‘Synecdoche, New York’ or — Just a Bit But Not The Whole.
For years my friend Colin has been trying to convince me to watch Charlie Kaufman’s ‘Synecdoche, New York’ (2008).
“But why?” I would ask him.
“Because I’m curious as to what you’d make of it. It deals with issues you’re obsessed with: the dangers of solipsism; mortality; the impossibility of genuine meaning through art. Yet it’s also done in such a self-indulgent and quirky way, and of the type I know you hate, that I can imagine the movie both depressing and infuriating you. You should check it out.”
“You want me to watch a movie because you want me to get depressed and annoyed?”
“Not really, but it might induce an existential crisis in you.”
I have such great friends.
With such a ringing endorsement it wasn’t a surprise that it took me ten years to get around to watching the movie, something I finally did last night. And my friend Colin was wise to give me a warning as I have to admit to the very unpopular opinion of not being a fan of Kaufman’s work. I found ‘Being John Malkovich’ (1999) excessively quirky to the point of generating a murderous rage in my nervous system whilst watching ‘Eternal Sunshine of The Spotless Mind’ (2004) just kept wishing everybody in it was dead and that there was a machine that could wipe the experience of watching it from my brain. Watching ‘Adaptation’ (202) put me off script writing for life.
But it is undeniable that Kaufman is a talented and intelligent writer, even if he does continually rake over the same issues (solipsism, loss, frustration in art, death) and that I am in, by far, the minority with my irritation of his style and writing so I thought I’d give ‘Synecdoche’ a try.
So did it induce an existential crisis in me? Unfortunately not as that would’ve at least been a stronger reaction to the film than the one I had, which is that it was exactly what I was expecting: a self-absorbed, overly-intellectual slog that is not as deep or witty as it thinks it is (how’s THAT for a film being solipsistic? And who knew it was possible to capture self-importance so easily on film?).
Plus, the epic sentiment is there but it is the execution that feels lacking. Sometimes there are so many ideas competing in ‘Synecdoche’ yet Kaufman doesn’t have the deft touch (or the visual nuance) needed to really make those ideas work or manifest on screen. The film might be, in part, about death but watching the movie certainly feels like giving up the ghost and has all the energy of being induced into a coma or that for us to grasp the idea of our inevitable mortality that Kaufman is, literally, attempting to bore us to death. But maybe that’s the point. Yet in terms of portraying, and visualising, the dangers of solipsism it comes nowhere close to the clarity, style or finesse of ‘Last Year at Marienbad’ (1961) or Antonioni’s ‘L’Avventura’ (1960) in cinematic terms. I just didn’t find this an interesting film to watch and Kaufman is a better writer than he is a director and that really made the film drag for me.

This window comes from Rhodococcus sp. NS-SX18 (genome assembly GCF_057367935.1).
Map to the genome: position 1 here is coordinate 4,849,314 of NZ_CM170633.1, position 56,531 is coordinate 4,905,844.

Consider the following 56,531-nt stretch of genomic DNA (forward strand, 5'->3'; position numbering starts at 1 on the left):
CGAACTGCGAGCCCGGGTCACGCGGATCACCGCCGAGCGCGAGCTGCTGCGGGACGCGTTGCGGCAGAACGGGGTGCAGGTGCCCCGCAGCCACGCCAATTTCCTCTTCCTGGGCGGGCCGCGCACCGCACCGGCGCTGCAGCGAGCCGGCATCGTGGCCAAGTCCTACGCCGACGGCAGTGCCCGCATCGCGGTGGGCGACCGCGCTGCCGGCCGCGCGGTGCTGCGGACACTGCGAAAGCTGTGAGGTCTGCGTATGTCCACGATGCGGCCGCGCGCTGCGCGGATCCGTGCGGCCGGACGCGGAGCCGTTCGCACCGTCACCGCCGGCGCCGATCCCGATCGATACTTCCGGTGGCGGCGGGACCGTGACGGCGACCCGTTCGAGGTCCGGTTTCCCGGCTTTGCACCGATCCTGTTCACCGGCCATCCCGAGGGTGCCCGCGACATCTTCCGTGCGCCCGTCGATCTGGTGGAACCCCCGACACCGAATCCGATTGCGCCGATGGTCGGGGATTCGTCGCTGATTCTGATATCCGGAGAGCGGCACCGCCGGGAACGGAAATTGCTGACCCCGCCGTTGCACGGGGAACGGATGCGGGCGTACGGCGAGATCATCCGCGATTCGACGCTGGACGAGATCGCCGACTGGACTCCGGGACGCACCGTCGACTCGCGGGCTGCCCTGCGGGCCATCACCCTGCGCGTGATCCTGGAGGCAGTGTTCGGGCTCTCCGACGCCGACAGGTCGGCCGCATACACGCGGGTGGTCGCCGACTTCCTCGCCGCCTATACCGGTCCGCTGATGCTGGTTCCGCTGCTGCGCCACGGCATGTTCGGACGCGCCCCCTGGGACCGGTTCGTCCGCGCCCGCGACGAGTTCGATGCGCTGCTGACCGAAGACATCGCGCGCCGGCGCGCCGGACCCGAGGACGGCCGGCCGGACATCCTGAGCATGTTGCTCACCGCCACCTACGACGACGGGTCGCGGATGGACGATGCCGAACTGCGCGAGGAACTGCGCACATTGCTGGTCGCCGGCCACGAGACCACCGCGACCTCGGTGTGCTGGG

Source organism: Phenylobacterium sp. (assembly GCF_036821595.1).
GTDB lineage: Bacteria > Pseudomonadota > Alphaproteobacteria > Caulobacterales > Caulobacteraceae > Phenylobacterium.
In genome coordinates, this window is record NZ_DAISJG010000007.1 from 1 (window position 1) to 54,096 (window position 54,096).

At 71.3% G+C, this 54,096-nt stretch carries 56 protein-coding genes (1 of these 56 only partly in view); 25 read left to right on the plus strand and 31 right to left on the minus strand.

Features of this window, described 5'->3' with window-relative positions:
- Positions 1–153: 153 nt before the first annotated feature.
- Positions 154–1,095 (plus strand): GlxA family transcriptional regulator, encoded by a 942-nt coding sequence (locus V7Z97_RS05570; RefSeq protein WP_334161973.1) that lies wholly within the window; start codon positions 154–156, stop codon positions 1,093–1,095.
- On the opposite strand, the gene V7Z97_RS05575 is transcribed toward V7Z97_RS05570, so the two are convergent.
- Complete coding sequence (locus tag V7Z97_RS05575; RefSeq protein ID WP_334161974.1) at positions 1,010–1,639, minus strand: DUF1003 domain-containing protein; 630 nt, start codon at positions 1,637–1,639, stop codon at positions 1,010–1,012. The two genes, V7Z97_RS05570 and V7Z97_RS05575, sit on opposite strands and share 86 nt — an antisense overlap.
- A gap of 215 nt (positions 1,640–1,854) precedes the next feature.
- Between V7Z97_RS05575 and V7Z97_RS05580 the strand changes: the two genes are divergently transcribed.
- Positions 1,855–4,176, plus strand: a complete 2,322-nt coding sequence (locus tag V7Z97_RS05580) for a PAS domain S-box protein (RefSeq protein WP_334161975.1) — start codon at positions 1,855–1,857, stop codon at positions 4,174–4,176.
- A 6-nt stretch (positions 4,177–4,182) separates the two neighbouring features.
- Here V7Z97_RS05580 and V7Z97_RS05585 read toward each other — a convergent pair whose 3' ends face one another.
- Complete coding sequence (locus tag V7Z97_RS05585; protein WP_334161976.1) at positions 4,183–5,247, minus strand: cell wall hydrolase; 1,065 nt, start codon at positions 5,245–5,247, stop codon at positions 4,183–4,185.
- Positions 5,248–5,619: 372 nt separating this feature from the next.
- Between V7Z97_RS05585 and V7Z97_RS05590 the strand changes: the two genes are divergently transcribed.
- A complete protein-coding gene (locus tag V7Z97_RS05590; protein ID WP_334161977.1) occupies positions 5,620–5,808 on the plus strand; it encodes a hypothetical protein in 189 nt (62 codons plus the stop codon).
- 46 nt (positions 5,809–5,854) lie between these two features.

So yes, the movie is a self-indulgent lament that is furiously digging down below the last vestige of hope in the misguided belief that going down means going deep. But Kaufman is about uncomfortable truths so maybe we all might learn something and grow from all this pain — after all, I’m convinced most writers want to be therapists and most therapists dream of being writers (hell, the film itself even seems to be arguing that point). But no ‘great truths’ are revealed except the ones we know going in and those are laboured over to the point of boredom.
Yet amazingly, I didn’t hate ‘Synecdoche: New York’ possibly because the message felt universal for a change with Kaufman rather than so rabidly introspective and idiosyncratic. After all, we all die one day but few of us get into arguments about script writing with Robert McKee… and I think I’d rather take death than the latter. And, despite the bulk of the film leaving me cold the ending is surprisingly effective and moving with a number of issues being dealt with (I guess I can take that little part, that synecdoche, and see the whole film in there so that’s something). So it’s not just a case of life is something that can go by without us noticing but it also asks the question to whom this thing called life is happening to? What is our identity? Who are we, really, and what will the shock be like when we find out?
There’s a lot going on in ‘Synecdoche, New York’, so much so that it easily supports (or even demands) repeat viewings. The only problem is I have no desire to sit through this film again.
So yes, one day we are all going to die… now get out there and live! Maybe by watching a different movie?